for defamation of character.

That is probably why the adult sites bared the pictures.
edit on 9-2-2018 by AlienView because: (no reason given)



posted on Feb, 9 2018 @ 05:25 AM
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a reply to: leolady


If they can't or do not do this... then video can never again be used as evidence in claims of any sort.

This is the largest implication of this technology imo, anyone can now be framed for anything. Even with tags for detecting a modified video, hackers would easily remove those tags and make the video appear to be unaltered.

The good news is that these algorithms aren't yet perfect, and with some very simple analysis it's easy to tell whether or not a face has been swapped. Even when these algorithms become near-pixel-perfect, there will be slight imperfections when examining each frame one by one and using certain statistical methods to detect imperfections.

However if someone really wanted to frame another person using this technology, they could use this technology as a starting point and then manually go through each frame and remove any issues. It would still be extremely hard to create something that passes all tests but it's conceivably possible, especially with lower resolution videos.
edit on 9/2/2018 by ChaoticOrder because: (no reason given)



posted on Feb, 9 2018 @ 05:37 AM
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a reply to: AlienView


If these fake pictures are being used for any profit motive whatsoever - the entertainer could sue - And if it was in porn they could sue for defamation of character.

Yes, profiting on such fakes is probably one of the core issues here. However, most of the large adult websites allow fake pictures of celebrities and they must profit on it because they have ads. Also there are many websites which are dedicated to sharing fake celeb pics and I'm fairly sure they'd have lots of adverts, yet they don't seem to have legal issues.

However I'm sure some of them have been sued for fake pictures in the past, it would be very interesting to find one of those cases and see what the outcome was. Has a celebrity ever managed to have fake pictures of themselves removed from a website? I recall reading something about this on the Deep Fake subreddit before it got banned.
edit on 9/2/2018 by ChaoticOrder because: (no reason given)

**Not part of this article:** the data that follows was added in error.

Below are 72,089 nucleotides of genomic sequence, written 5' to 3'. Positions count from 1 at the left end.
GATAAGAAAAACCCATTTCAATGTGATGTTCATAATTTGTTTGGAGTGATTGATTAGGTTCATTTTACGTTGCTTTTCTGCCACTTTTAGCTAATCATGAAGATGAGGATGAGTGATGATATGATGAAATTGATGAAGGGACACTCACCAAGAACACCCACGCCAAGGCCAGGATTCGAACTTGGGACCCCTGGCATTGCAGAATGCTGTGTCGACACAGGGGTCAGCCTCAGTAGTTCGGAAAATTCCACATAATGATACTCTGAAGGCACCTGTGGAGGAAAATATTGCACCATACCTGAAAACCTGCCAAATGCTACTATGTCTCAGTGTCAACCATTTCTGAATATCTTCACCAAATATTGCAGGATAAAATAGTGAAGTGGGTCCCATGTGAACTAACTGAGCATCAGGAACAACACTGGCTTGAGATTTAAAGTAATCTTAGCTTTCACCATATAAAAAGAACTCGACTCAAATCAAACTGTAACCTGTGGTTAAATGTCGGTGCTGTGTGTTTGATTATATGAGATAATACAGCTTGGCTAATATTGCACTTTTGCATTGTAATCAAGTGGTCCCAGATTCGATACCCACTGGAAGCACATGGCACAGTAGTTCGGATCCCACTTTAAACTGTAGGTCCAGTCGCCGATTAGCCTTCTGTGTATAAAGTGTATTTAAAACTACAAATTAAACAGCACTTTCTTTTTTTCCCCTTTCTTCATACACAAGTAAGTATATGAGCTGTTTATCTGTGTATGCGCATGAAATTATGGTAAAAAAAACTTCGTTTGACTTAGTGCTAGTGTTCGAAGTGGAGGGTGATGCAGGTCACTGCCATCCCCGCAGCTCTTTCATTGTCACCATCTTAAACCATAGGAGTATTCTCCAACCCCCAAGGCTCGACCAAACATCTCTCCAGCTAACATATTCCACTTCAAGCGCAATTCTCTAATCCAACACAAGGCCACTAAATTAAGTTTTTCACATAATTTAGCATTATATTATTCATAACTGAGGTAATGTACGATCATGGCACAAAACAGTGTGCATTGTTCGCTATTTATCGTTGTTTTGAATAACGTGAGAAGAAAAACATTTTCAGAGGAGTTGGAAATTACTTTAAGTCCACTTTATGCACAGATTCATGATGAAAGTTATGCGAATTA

posted on Feb, 9 2018 @ 06:30 AM
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No one ever been to Sea World and had their picture faked riding on an Orca ?
22 years ago ?



posted on Feb, 9 2018 @ 07:20 AM
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originally posted by: ChaoticOrder
A video on the subject:


And the FakeApp is still available on Reddit: Fake App


Good video, though I'm one of those strange freaks who isn't into fake porn, or much real.. it's all fake, but the nicholas cage things look neat


Funny thing, I'd just started getting it.. 1.8gb? A whole 3 minutes.. lol.. I don't think my little lady will be able to run it but I'll still give it a looksee.

For all the bad this can entail, I find it fascinating. I used software recently that could take drone footage looking down, just normal footage, and you could create a 3D object of a house, or whatever, just by how the software worked. Nothing like this, but just how far 3D has come, when you once needed intricate scanners or really terrible dodgy setups involving masking out a slither of the object.

Off to get me 1 million malcolm turnball images and footage. lol..

edit on 9-2-2018 by badw0lf because: (no reason given)



posted on Feb, 9 2018 @ 07:22 AM
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originally posted by: Quantumgamer1776
a reply to: ChaoticOrder

Aside from all the porn, a lot of people are splicing Nicholas Cage into every movie they can get their hands on.

The internet is wierd.....


The John Travolta thing had run it's course, you see.




posted on Feb, 9 2018 @ 07:37 AM
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originally posted by: ChaoticOrder
a reply to: leolady

The good news is that these algorithms aren't yet perfect, and with some very simple analysis it's easy to tell whether or not a face has been swapped.


That was what my initial reply was about too. I mean, we've come a long way from publicly being able to do this, with Google deepmind,



To this,



Which was not available to the public last I checked... but well, on the internet no one can hear your watch tick... Literally. O.o



posted on Feb, 9 2018 @ 08:00 AM
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originally posted by: Gothmog
No one ever been to Sea World and had their picture faked riding on an Orca ?
22 years ago ?


NO one wants to see that porno


*shudders*


XL5

posted on Feb, 9 2018 @ 08:49 AM
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This gives me great hope for Goonies 2 and Ghostbusters 3. You know it won't be long before they put Trump in every movie, like Kindergarten cop.